LIVE REVIEW: Chris Cornell: The Songbook Tour @ The Palace of Fine Arts, SF 12/15/11
Rarely is it possible for a contemporary artist (hell, any artist) to embark on a national tour more like a busker than with a big production. With Chris Cornell‘s Songbook Tour, it was just Cornell and a guitar when he hit the incredibly intimate Palace of Fine Arts in San Francisco Thursday night.
I was only able to catch the last song of opener Craig Wedren‘s set, a cover of The Psychedelic Furs‘ “Love My Way” that unfortunately seemed lost on the audience. Dressed in a flowing poncho and strumming an acoustic guitar, “Love My Way” was played passionately, if anything.
Soon it was time for Chris Cornell to take the stage. Cornell played from a wide range of material spanning his time with Soundgarden, Audioslave, Temple of The Dog, his solo work, and even a few surprising covers. Halfway through his set, Cornell gave a powerful rendition of Led Zeppelin’s “Tangerine,” before launching into one of the most haunting versions of Michael Jackson’s “Billie Jean” that I’ve ever heard.
Throughout the more than three hour set, Cornell was as entertaining accompanied by the guitar as he was without, interacting with the audience quite a bit. A very special moment came when a friend of Cornell’s son lost his first tooth and he invited the boy onstage. Other highlights include Cornell discussing the songwriting of Euphoria Morning and how he’d moved his appearance on the Tonight Show so as not to perform the same night as Ron Paul would be on the show.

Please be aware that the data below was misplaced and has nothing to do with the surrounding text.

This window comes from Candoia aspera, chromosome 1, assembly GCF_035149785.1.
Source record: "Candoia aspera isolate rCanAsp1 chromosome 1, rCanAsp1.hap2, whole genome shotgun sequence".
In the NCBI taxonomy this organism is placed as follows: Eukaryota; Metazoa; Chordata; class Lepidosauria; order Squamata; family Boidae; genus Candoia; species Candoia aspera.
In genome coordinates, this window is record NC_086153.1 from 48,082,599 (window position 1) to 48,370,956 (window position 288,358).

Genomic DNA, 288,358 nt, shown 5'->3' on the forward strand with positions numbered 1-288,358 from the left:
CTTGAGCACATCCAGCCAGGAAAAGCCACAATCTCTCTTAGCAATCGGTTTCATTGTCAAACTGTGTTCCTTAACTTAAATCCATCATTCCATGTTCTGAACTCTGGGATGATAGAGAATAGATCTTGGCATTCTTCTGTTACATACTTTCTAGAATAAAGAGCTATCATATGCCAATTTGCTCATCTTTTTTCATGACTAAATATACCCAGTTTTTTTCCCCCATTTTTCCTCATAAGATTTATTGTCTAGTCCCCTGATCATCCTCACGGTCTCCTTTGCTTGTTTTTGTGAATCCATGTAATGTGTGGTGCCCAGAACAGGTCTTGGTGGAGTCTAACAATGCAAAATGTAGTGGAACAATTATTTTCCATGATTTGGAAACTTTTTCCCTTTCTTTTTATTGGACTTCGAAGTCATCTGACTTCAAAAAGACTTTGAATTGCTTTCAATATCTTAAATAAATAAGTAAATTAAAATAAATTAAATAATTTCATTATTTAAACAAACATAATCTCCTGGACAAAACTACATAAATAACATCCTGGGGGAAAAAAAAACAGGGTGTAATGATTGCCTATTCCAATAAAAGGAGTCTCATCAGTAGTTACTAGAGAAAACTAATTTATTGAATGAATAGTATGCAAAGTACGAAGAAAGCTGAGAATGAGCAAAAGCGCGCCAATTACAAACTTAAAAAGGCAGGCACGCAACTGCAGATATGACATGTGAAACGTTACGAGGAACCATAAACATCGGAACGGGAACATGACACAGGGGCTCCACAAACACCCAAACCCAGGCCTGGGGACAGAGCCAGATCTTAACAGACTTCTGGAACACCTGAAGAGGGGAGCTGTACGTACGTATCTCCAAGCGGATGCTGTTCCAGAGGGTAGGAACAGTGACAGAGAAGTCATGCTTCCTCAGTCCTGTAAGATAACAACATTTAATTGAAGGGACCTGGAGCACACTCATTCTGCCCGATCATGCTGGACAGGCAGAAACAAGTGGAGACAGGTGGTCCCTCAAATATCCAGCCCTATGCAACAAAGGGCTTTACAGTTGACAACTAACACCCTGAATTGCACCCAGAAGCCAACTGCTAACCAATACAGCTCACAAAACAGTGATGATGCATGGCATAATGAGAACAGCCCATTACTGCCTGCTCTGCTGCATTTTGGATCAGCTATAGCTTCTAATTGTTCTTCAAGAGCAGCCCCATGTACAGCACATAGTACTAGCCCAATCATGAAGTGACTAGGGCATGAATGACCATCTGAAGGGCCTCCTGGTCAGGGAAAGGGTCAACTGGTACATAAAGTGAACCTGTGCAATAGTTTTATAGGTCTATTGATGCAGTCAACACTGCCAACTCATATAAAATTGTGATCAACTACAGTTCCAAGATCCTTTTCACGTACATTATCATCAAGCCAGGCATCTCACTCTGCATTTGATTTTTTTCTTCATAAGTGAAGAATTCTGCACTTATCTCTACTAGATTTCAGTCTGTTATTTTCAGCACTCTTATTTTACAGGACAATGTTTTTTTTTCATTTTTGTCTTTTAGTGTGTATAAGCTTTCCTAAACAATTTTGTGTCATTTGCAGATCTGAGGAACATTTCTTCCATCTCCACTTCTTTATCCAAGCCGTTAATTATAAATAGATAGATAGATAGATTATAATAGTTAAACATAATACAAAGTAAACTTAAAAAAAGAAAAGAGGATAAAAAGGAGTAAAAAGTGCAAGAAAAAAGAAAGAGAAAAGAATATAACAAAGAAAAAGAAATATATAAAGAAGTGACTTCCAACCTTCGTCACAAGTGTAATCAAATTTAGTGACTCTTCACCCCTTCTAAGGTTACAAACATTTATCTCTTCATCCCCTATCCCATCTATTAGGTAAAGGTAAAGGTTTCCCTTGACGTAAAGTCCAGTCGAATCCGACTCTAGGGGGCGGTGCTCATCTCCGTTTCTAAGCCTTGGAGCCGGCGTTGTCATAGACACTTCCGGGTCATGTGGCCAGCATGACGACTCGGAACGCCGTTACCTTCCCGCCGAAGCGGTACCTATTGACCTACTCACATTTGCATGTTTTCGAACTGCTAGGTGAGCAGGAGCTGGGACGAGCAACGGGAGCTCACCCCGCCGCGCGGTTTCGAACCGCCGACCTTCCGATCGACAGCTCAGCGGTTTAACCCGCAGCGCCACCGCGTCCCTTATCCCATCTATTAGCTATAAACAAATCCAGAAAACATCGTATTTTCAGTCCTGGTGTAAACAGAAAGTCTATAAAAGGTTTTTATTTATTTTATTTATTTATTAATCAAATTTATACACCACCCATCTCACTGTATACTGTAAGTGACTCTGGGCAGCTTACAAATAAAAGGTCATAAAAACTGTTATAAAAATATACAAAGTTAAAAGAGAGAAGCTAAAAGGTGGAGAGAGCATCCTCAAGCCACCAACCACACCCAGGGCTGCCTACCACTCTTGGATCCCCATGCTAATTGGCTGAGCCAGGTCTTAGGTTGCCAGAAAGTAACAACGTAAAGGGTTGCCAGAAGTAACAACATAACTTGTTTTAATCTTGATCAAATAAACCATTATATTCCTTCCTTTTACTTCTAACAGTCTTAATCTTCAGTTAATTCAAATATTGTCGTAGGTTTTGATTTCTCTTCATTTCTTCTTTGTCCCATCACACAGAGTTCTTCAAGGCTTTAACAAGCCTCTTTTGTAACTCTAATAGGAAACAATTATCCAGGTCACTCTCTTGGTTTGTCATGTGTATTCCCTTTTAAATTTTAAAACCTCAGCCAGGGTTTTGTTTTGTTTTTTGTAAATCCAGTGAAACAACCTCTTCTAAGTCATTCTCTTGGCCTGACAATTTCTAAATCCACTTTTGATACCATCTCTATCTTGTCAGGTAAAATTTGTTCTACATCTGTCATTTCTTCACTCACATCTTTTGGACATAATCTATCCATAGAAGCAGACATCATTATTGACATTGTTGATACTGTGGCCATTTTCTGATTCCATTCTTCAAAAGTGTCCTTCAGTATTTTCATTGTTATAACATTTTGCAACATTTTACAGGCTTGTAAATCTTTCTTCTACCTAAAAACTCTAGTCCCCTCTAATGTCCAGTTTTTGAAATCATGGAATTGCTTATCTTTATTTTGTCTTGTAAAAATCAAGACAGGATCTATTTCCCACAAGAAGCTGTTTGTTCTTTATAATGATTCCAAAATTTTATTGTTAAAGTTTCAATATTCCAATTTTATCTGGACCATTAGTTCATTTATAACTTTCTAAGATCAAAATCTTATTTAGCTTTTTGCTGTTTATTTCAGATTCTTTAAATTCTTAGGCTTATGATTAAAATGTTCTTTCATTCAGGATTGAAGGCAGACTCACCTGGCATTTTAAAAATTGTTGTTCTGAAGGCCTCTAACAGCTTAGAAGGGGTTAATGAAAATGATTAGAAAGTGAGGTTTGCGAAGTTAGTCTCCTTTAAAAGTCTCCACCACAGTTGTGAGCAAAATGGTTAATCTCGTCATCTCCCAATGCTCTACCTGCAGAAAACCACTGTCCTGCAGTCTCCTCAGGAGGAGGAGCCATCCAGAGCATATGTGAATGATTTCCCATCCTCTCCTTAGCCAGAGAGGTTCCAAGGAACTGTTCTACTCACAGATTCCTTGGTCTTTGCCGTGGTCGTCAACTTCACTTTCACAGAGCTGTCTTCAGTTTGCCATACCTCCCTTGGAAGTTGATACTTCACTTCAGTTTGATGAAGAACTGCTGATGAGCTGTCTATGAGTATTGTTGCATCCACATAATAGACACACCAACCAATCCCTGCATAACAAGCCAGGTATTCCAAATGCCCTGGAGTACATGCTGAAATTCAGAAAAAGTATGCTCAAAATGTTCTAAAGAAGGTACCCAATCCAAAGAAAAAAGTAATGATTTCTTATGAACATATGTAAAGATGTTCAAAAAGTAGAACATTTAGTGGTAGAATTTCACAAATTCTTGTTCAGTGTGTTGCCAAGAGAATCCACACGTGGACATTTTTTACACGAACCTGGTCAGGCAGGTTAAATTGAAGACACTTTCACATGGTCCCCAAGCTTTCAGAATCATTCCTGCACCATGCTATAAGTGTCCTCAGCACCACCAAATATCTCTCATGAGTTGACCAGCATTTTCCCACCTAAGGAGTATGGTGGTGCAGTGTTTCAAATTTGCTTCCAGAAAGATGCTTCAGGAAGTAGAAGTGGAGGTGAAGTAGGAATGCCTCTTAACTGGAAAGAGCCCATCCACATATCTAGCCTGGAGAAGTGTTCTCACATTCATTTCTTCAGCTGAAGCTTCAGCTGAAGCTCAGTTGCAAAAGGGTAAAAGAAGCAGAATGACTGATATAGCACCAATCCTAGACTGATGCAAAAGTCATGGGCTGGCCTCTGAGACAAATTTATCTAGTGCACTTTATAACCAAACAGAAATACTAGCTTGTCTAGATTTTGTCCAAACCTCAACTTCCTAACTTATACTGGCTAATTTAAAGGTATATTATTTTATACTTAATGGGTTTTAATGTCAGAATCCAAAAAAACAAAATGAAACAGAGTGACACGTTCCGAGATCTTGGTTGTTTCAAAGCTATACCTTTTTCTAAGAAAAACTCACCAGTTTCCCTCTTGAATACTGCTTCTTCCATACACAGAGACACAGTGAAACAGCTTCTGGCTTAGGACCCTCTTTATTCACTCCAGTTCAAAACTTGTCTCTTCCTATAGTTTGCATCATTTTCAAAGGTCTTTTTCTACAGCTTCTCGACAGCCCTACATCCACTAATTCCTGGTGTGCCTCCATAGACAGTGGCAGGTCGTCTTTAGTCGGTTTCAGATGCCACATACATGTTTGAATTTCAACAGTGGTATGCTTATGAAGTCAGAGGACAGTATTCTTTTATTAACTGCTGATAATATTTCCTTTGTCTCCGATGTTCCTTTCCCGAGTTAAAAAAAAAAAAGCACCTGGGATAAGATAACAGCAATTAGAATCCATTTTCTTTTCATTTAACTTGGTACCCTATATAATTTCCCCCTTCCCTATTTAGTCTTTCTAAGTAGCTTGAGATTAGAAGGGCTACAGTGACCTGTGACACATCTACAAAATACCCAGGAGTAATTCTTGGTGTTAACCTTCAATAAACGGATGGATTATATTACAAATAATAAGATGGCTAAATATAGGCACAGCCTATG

The atmosphere was set as one of the most intimate I’ve experienced as a show, with Cornell almost conspiratorially letting you into his inner workings. And damn was he honest about everything, including the fact that he was just getting over a cold. His slightly strained voice added another level of earnestness to the performance, neither hindering nor impairing the quality of it. He ended the night with a cover of John Lennon‘s “Imagine” which was fitting, given that the anniversary of Lennon’s death was the week before. All in all a powerful performance that few contemporaries could rival: Cornell and his guitar are minimalistic, intimate magic.
Check out even more badass photos HERE!